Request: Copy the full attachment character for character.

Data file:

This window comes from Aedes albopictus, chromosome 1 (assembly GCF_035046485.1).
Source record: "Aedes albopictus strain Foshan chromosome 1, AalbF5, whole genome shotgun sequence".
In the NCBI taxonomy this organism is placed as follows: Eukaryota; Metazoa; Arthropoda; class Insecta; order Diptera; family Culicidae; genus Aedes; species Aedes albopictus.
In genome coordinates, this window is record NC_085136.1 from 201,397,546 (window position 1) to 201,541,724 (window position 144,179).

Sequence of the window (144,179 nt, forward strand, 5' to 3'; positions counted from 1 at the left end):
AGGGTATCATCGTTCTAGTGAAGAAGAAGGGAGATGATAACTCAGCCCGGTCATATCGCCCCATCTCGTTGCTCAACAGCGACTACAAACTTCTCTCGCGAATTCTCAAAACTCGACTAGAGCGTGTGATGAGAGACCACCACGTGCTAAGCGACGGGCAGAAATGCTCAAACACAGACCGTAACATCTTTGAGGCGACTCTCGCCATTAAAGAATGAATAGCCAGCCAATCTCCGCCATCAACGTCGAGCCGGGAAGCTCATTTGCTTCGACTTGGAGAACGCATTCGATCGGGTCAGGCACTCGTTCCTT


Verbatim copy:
This window comes from Aedes albopictus, chromosome 1 (assembly GCF_035046485.1).
Source record: "Aedes albopictus strain Foshan chromosome 1, AalbF5, whole genome shotgun sequence".
In the NCBI taxonomy this organism is placed as follows: Eukaryota; Metazoa; Arthropoda; class Insecta; order Diptera; family Culicidae; genus Aedes; species Aedes albopictus.
In genome coordinates, this window is record NC_085136.1 from 201,397,546 (window position 1) to 201,541,724 (window position 144,179).

Sequence of the window (144,179 nt, forward strand, 5' to 3'; positions counted from 1 at the left end):
AGGGTATCATCGTTCTAGTGAAGAAGAAGGGAGATGATAACTCAGCCCGGTCATATCGCCCCATCTCGTTGCTCAACAGCGACTACAAACTTCTCTCGCGAATTCTCAAAACTCGACTAGAGCGTGTGATGAGAGACCACCACGTGCTAAGCGACGGGCAGAAATGCTCAAACACAGACCGTAACATCTTTGAGGCGACTCTCGCCATTAAAGAATGAATAGCCAGCCAATCTCCGCCATCAACGTCGAGCCGGGAAGCTCATTTGCTTCGACTTGGAGAACGCATTCGATCGGGTCAGGCACTCGTTCCTT